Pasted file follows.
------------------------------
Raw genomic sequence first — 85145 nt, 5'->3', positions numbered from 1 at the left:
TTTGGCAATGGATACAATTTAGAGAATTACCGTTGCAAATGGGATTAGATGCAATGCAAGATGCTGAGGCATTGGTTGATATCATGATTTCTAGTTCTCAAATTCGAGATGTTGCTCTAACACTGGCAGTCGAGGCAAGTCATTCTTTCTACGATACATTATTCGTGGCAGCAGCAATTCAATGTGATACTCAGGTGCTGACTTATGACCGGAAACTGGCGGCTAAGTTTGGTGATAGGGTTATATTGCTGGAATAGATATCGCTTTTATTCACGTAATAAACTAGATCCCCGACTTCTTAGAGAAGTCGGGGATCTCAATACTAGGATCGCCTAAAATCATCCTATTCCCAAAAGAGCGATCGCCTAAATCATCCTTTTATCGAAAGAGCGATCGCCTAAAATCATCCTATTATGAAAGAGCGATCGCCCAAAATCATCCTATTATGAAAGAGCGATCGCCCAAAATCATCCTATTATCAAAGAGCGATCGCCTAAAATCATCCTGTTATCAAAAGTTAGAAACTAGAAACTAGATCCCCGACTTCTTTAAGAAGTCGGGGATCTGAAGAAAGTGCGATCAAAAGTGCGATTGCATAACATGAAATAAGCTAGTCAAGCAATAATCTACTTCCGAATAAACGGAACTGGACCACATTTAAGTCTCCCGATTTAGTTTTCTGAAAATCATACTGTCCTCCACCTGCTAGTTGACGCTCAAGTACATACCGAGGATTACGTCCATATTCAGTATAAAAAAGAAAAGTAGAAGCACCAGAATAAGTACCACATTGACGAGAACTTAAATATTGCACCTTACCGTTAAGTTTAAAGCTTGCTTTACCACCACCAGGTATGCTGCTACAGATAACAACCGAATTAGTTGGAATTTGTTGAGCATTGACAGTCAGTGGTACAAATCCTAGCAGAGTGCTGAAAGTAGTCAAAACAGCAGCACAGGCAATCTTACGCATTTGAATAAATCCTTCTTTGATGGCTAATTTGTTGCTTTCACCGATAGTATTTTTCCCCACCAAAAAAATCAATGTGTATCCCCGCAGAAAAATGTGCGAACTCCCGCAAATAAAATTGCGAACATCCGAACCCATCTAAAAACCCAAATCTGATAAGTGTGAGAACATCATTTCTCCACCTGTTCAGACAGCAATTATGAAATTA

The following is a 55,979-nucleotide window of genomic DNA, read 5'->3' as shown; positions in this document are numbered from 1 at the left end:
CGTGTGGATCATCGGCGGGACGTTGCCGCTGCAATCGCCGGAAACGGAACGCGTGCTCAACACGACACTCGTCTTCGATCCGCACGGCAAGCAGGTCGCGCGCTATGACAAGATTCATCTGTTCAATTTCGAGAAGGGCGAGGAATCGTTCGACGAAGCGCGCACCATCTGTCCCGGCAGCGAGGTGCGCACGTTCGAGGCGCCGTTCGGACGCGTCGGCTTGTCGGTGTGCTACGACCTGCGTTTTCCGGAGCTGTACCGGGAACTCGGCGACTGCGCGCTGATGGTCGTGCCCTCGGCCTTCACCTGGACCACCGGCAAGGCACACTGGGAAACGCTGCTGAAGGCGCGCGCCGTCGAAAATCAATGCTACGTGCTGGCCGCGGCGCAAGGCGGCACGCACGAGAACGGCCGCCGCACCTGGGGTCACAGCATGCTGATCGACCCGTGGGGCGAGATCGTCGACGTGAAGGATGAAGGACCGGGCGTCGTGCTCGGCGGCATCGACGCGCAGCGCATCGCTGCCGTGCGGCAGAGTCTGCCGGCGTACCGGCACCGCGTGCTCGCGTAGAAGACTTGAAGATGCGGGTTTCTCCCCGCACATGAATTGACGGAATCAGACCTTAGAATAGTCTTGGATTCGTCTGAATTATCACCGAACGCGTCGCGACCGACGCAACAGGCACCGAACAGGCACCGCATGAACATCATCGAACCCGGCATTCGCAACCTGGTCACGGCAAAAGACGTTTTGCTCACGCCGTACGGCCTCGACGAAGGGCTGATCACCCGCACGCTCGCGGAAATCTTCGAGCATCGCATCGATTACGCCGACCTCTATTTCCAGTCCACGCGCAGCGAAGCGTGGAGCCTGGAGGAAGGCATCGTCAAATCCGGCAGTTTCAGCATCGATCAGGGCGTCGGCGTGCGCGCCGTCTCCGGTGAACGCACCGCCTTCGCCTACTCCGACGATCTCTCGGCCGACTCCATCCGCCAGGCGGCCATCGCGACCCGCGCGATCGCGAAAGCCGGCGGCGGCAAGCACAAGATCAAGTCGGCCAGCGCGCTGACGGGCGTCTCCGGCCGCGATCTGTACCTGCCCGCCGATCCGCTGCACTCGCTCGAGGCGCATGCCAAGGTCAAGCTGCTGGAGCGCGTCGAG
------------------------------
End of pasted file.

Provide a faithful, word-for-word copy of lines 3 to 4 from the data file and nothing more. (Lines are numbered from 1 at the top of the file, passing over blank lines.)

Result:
The following is a 55,979-nucleotide window of genomic DNA, read 5'->3' as shown; positions in this document are numbered from 1 at the left end:
CGTGTGGATCATCGGCGGGACGTTGCCGCTGCAATCGCCGGAAACGGAACGCGTGCTCAACACGACACTCGTCTTCGATCCGCACGGCAAGCAGGTCGCGCGCTATGACAAGATTCATCTGTTCAATTTCGAGAAGGGCGAGGAATCGTTCGACGAAGCGCGCACCATCTGTCCCGGCAGCGAGGTGCGCACGTTCGAGGCGCCGTTCGGACGCGTCGGCTTGTCGGTGTGCTACGACCTGCGTTTTCCGGAGCTGTACCGGGAACTCGGCGACTGCGCGCTGATGGTCGTGCCCTCGGCCTTCACCTGGACCACCGGCAAGGCACACTGGGAAACGCTGCTGAAGGCGCGCGCCGTCGAAAATCAATGCTACGTGCTGGCCGCGGCGCAAGGCGGCACGCACGAGAACGGCCGCCGCACCTGGGGTCACAGCATGCTGATCGACCCGTGGGGCGAGATCGTCGACGTGAAGGATGAAGGACCGGGCGTCGTGCTCGGCGGCATCGACGCGCAGCGCATCGCTGCCGTGCGGCAGAGTCTGCCGGCGTACCGGCACCGCGTGCTCGCGTAGAAGACTTGAAGATGCGGGTTTCTCCCCGCACATGAATTGACGGAATCAGACCTTAGAATAGTCTTGGATTCGTCTGAATTATCACCGAACGCGTCGCGACCGACGCAACAGGCACCGAACAGGCACCGCATGAACATCATCGAACCCGGCATTCGCAACCTGGTCACGGCAAAAGACGTTTTGCTCACGCCGTACGGCCTCGACGAAGGGCTGATCACCCGCACGCTCGCGGAAATCTTCGAGCATCGCATCGATTACGCCGACCTCTATTTCCAGTCCACGCGCAGCGAAGCGTGGAGCCTGGAGGAAGGCATCGTCAAATCCGGCAGTTTCAGCATCGATCAGGGCGTCGGCGTGCGCGCCGTCTCCGGTGAACGCACCGCCTTCGCCTACTCCGACGATCTCTCGGCCGACTCCATCCGCCAGGCGGCCATCGCGACCCGCGCGATCGCGAAAGCCGGCGGCGGCAAGCACAAGATCAAGTCGGCCAGCGCGCTGACGGGCGTCTCCGGCCGCGATCTGTACCTGCCCGCCGATCCGCTGCACTCGCTCGAGGCGCATGCCAAGGTCAAGCTGCTGGAGCGCGTCGAG